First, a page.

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Fast bridge construction
Date 7. Mar. 2021.
Fast Bridge Construction Method - Incremental Launching!
It is estimated that over 1,000 bridges worldwide have been constructed using the incremental launching method. Swanson (1979) states that the first incrementally launched highway bridge in the United States was constructed near Covington, Indiana in 1977. One of the earliest published reports in North America, however, describes the construction of a railroad truss span for the Canadian Pacific Railway in 1907. Despite the advantages listed, the incremental launching method of construction has seen very limited application in the United States. The reason for this disparity is unclear and it is one of the goals of the proposed work to ascertain the reasons for and attempt to eliminate this potential “knowledge gap” for bridge owners, designers and contractors. Specifically, the project objective is to provide bridge owners, designers, and contractors with information and understanding about the incremental launching method, including applications and benefits.
Bridge construction over water crossings, deep valleys… can offer many challenges. The incremental launching bridge construction method may offer advantages over conventional construction. This method involves assembly of the bridge superstructure on one side of an obstacle to be crossed, and then movement of the superstructure longitudinally into its final position. Despite potential advantages for certain situations, the use of this method for bridge construction has been very limited worldwide.
The use of this method for bridge construction will never be the most efficient way to construct every single bridge. However, it is thought that a wider understanding of the applicability and potential benefits would allow potential owners, designers, and contractors to make well-informed decisions as to its use for their upcoming projects.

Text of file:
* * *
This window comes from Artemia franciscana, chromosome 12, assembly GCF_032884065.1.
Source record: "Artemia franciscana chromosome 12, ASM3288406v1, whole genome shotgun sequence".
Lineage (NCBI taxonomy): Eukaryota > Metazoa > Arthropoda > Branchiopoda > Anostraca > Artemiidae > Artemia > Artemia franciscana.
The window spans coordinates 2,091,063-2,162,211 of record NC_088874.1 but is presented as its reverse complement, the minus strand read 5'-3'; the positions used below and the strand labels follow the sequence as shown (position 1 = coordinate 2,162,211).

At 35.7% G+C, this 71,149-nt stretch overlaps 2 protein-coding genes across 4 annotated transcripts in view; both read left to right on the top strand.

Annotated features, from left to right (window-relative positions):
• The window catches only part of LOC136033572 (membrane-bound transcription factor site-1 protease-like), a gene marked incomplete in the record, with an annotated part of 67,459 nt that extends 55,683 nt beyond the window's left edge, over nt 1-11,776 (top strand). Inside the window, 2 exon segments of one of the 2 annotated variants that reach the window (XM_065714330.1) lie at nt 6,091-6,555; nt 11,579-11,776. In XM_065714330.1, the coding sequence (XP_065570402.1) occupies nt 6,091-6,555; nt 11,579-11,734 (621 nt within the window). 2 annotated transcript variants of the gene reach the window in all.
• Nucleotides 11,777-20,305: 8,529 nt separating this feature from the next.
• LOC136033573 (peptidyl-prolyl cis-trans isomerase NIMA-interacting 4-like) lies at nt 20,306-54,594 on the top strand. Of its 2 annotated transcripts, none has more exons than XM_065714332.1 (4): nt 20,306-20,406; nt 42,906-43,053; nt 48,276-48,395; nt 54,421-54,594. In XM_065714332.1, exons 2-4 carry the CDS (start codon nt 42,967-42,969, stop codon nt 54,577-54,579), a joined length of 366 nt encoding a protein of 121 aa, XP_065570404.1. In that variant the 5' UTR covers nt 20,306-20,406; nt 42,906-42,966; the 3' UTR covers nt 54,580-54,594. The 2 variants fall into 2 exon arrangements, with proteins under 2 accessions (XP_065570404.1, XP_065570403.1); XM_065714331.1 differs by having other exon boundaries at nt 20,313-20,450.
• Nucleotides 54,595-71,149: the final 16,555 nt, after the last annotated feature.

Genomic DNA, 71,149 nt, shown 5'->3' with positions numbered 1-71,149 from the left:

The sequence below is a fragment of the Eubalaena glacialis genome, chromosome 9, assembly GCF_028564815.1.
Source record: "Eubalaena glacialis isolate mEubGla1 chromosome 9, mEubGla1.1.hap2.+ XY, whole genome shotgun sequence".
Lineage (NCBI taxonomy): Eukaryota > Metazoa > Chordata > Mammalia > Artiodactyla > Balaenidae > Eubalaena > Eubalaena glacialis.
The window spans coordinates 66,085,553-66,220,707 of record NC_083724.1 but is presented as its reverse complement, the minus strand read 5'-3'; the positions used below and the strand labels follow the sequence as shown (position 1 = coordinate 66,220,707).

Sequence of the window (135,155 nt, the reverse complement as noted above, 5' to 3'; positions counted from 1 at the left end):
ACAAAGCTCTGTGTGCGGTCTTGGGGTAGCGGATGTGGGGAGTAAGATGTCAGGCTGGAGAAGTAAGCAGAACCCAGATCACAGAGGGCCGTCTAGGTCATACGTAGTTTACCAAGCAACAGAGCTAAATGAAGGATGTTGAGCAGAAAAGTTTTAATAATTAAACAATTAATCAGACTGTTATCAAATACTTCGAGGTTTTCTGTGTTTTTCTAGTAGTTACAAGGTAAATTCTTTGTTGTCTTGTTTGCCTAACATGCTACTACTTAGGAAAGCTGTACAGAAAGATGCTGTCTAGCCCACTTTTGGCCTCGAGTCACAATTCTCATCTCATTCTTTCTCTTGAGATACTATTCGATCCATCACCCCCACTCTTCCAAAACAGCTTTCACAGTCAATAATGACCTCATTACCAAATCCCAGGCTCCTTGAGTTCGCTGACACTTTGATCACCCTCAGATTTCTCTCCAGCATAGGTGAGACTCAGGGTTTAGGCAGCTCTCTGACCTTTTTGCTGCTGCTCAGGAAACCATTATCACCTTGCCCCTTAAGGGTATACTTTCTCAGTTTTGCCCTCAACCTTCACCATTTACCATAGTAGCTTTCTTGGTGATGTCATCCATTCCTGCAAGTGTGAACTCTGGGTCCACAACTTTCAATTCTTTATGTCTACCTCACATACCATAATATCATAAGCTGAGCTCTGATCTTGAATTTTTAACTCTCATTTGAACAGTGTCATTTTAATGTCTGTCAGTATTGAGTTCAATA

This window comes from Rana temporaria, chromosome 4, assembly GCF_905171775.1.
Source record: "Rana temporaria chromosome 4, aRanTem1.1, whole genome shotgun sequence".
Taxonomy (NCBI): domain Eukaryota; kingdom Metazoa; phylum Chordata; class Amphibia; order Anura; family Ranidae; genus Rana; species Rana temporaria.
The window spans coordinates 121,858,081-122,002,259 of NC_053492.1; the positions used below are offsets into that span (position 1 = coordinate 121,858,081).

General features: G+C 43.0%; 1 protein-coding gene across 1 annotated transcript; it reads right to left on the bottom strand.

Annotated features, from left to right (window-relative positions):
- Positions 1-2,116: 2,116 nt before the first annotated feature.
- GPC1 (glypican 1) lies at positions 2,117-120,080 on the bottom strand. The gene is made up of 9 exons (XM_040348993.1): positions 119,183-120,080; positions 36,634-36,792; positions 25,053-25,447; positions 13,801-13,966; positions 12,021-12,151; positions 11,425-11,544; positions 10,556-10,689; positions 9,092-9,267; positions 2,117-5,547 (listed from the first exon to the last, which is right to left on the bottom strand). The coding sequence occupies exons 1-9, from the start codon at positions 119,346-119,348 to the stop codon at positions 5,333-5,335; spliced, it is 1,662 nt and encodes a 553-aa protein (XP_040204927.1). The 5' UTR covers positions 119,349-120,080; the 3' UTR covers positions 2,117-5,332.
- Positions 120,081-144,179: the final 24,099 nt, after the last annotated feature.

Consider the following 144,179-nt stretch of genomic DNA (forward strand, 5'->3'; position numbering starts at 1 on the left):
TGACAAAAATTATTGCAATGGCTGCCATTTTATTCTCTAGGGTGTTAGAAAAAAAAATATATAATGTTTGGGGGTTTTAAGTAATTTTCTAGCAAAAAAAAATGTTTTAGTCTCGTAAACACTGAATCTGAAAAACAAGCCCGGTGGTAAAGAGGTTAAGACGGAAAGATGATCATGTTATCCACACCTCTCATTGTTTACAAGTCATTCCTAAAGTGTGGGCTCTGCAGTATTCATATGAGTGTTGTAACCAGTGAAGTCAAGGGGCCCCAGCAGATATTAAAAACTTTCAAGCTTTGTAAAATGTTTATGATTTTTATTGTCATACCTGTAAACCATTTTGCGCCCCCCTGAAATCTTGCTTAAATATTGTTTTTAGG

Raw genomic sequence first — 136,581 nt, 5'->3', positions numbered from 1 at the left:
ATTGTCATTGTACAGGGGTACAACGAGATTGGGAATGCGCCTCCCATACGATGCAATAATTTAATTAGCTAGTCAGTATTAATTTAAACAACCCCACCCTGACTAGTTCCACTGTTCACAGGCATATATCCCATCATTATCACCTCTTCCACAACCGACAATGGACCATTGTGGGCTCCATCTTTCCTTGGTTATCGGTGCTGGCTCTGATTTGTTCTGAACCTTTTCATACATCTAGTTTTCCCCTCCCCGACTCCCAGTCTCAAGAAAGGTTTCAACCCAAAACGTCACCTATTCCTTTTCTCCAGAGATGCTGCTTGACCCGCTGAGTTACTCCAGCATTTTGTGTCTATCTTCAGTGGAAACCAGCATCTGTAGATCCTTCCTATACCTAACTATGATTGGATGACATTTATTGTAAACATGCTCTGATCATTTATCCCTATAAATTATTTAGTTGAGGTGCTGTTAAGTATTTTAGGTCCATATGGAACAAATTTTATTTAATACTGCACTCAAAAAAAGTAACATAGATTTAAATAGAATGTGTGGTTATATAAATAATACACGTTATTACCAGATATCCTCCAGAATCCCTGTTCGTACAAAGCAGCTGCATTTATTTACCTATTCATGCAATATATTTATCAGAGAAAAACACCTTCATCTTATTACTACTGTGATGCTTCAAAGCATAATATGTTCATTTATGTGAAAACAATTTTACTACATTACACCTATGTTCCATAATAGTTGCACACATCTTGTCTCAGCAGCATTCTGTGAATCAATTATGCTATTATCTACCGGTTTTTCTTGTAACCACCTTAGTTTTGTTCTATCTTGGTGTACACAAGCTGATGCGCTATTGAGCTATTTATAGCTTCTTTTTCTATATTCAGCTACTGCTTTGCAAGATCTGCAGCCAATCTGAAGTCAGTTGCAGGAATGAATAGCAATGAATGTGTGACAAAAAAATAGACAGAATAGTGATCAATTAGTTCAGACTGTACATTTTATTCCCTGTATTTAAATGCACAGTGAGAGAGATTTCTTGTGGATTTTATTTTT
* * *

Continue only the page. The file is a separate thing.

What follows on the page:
Bridges have been constructed using the incremental launching method for many years. In this method of construction, the bridge superstructure is assembled on one side of the obstacle to be crossed and then pushed longitudinally (or “launched”) into its final position. The launching is typically performed in a series of increments so that additional sections can be added to the rear of the superstructure unit prior to subsequent launches. The launching method has also been applied to tied-arch or truss spans, although these are fully assembled prior to launching. The incremental launching method will never become the most economical procedure for constructing all bridges. The incremental launching method requires a considerable amount of analysis and design expertise and specialized construction equipment. However, the incremental launching method may often be the most reasonable way to construct a bridge over an inaccessible or environmentally protected obstacle. When used for the appropriate project, the incremental launching method offers a number of significant advantages to both the owner and the contractor, including the following:
• Minimal disturbance to surroundings including environmentally sensitive areas
• Smaller, but more concentrated area required for superstructure assembly
• Increased worker safety since all erection work is performed at a lower elevation
The incremental launching method can be used to construct a bridge over a wide range of challenging sites which feature limited or restricted access, including those with the following characteristics:
• Deep valleys
• Deep water crossings
• Steep slopes or poor soil conditions making equipment access difficult
• Environmentally protected species or cultural resources beneath the bridge
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